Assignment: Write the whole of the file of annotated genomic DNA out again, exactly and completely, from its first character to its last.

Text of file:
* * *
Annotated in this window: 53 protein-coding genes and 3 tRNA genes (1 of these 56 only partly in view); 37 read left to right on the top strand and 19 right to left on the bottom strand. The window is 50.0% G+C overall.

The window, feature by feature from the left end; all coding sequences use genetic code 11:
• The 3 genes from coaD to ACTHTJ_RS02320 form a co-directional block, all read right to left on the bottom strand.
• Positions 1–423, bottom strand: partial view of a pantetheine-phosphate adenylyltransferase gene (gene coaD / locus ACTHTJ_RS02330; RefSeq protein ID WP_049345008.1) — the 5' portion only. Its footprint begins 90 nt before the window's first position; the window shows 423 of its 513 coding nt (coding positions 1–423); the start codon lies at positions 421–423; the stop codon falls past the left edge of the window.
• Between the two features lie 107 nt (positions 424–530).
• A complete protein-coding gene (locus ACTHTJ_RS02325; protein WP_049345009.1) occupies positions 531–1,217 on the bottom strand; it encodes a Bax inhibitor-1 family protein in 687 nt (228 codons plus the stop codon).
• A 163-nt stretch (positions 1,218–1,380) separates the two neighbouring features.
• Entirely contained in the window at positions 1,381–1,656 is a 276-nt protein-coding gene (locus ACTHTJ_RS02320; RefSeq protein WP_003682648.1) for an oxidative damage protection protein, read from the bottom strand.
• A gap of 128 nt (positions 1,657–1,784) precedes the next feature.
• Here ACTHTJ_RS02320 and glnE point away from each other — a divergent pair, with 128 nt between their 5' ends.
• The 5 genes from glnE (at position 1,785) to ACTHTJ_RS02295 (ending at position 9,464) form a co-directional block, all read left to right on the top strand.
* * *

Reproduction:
Annotated in this window: 53 protein-coding genes and 3 tRNA genes (1 of these 56 only partly in view); 37 read left to right on the top strand and 19 right to left on the bottom strand. The window is 50.0% G+C overall.

The window, feature by feature from the left end; all coding sequences use genetic code 11:
• The 3 genes from coaD to ACTHTJ_RS02320 form a co-directional block, all read right to left on the bottom strand.
• Positions 1–423, bottom strand: partial view of a pantetheine-phosphate adenylyltransferase gene (gene coaD / locus ACTHTJ_RS02330; RefSeq protein ID WP_049345008.1) — the 5' portion only. Its footprint begins 90 nt before the window's first position; the window shows 423 of its 513 coding nt (coding positions 1–423); the start codon lies at positions 421–423; the stop codon falls past the left edge of the window.
• Between the two features lie 107 nt (positions 424–530).
• A complete protein-coding gene (locus ACTHTJ_RS02325; protein WP_049345009.1) occupies positions 531–1,217 on the bottom strand; it encodes a Bax inhibitor-1 family protein in 687 nt (228 codons plus the stop codon).
• A 163-nt stretch (positions 1,218–1,380) separates the two neighbouring features.
• Entirely contained in the window at positions 1,381–1,656 is a 276-nt protein-coding gene (locus ACTHTJ_RS02320; RefSeq protein WP_003682648.1) for an oxidative damage protection protein, read from the bottom strand.
• A gap of 128 nt (positions 1,657–1,784) precedes the next feature.
• Here ACTHTJ_RS02320 and glnE point away from each other — a divergent pair, with 128 nt between their 5' ends.
• The 5 genes from glnE (at position 1,785) to ACTHTJ_RS02295 (ending at position 9,464) form a co-directional block, all read left to right on the top strand.